In New York free-for-all, progressive insurgents vie to be next AOC
Three of the House's highest-ranking Democrats — Reps. Jerry Nadler, Carolyn Maloney, and Sean Patrick Maloney of New York — are fending off progressive insurgents hoping to force the generational change that party leadership has promised.
Why it matters: The 2022 midterms could become the third cycle in a row that a powerful party elder in New York is upset by a younger challenger running to their left.
- In 2018 it was Rep. Joe Crowley, then-chair of the House Democratic Caucus, who lost to Alexandria Ocasio-Cortez, a bartender and community organizer who's now a national progressive star.
- Two years later, former House Foreign Affairs Committee Chair Rep. Eliot Engel was caught flatfooted by Jamaal Bowman, an educator and close ally of Ocasio-Cortez.
Driving the news: Suraj Patel, a 38-year-old lawyer and self-described "Obama Democrat," is hoping to take out not one, but two incumbents whose districts were combined into New York's 12th: Nadler, the chair of the House Judiciary Committee, and Carolyn Maloney, chair of the House Oversight Committee.
- Patel came within four points of beating Rep. Maloney in 2020, which was a significant improvement from the first time he challenged her in 2018.
- In New York's 17th district, Rep. Sean Patrick Maloney — chair of the Democratic Congressional Campaign Committee — is up against state Sen. Alessandra Biaggi, 36, who won her current seat by taking out an incumbent.
The intrigue: At a debate Tuesday night, Patel was the only candidate to say President Biden should run for re-election. Nadler dismissed the question as a distraction, while Carolyn Maloney said she didn't believe Biden would run in 2024.
- "The fact of the matter is they think maybe they can pull younger voters away from me by throwing their president under the bus. It's the exact type of triangulation that gets Democrats in the firing squad at all times," Patel said on MSNBC's "Morning Joe" Wednesday.
- Maloney later cleaned up her comments on Twitter, saying she would "absolutely" support Biden if he runs.
What they're saying: "This generational change moment isn’t about age; it’s about urgency," Patel told Axios. "Voters tell me all they time they want someone to acknowledge the challenges we're facing."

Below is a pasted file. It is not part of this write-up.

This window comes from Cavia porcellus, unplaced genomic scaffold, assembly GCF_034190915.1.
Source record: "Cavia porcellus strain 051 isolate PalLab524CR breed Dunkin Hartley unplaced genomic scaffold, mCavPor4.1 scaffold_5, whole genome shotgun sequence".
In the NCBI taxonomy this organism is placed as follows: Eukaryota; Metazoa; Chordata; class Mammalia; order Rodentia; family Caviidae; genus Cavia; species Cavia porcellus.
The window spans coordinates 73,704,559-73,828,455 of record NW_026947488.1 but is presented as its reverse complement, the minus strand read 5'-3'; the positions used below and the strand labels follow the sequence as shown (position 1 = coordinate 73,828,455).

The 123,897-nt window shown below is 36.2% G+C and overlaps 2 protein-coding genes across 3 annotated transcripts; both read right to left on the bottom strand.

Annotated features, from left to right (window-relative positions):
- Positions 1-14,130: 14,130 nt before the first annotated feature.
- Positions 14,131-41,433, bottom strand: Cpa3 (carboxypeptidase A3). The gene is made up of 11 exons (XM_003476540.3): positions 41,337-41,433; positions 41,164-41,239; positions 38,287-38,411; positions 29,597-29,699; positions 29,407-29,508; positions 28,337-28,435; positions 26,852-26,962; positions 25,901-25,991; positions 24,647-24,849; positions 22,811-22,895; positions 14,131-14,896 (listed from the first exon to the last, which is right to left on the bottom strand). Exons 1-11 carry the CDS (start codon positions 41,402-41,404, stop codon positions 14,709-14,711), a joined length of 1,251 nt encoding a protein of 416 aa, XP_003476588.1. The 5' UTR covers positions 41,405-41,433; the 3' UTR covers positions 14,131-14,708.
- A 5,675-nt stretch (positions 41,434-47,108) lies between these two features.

- "The Republicans of today are crazy, but we’ve got Democrats playing off a playbook from 1992 or 1989," Patel continued. "We’ve still got Jerry Nadler and Carolyn Maloney standing up there with an easel trying to talk to the American people."
- Biaggi told Axios the incumbent-killer playbook is built on actually being in the community.
- "You have to be able to knock on people's doors and make those phone calls and hold those town halls," she said. "Show you're going to do whatever it takes."
The big picture: A recent Axios analysis found progressives are, by about 2-to-1, losing to moderates in Democratic primaries nationwide. But New York has a history of replacing longtime incumbents with more liberal newcomers.
Between the lines: Although these long-shot challengers are running to the left of the incumbents, don't expect Patel or Biaggi to align themselves exclusively with the Squad.
- "I would describe myself as a progressive with an independent spirit," said Biaggi, who's earned support from Ocasio-Cortez and activist groups like the Sunrise Movement and Working Families Party.
- "I don't identify with all the policies of Squad, nor do I identify with all the policies of the Problem Solvers caucus," Patel told Axios. "But nothing is stopping you from being at every single table, and that's something I've considered doing if I win."
The other side: Nadler and Carolyn Maloney told Axios they don't see Patel as a threat.
- Sean Maloney also argued the forces that boosted Ocasio-Cortez and Bowman were "cresting" by 2020, and now "it's pretty clear the energy on the socialist left has been decreasing, not growing."
- Crowley, who visited the Capitol last week and stopped to chat with his "good friend" Sean Maloney, shared with Axios his takeaway from losing in 2018: "Run like it’s the toughest-ever election."
By the numbers: Polls continue to suggest that Democratic voters are looking for new types of party leaders.
- A Siena College/NYT poll found 94% of Democrats under 30 want an alternative to Biden in 2024.
Don't forget: After Democrats won big in the 2018 midterms, Speaker Nancy Pelosi pledged to step aside by the 2022 midterms — calling herself "a bridge to the next generation of leaders."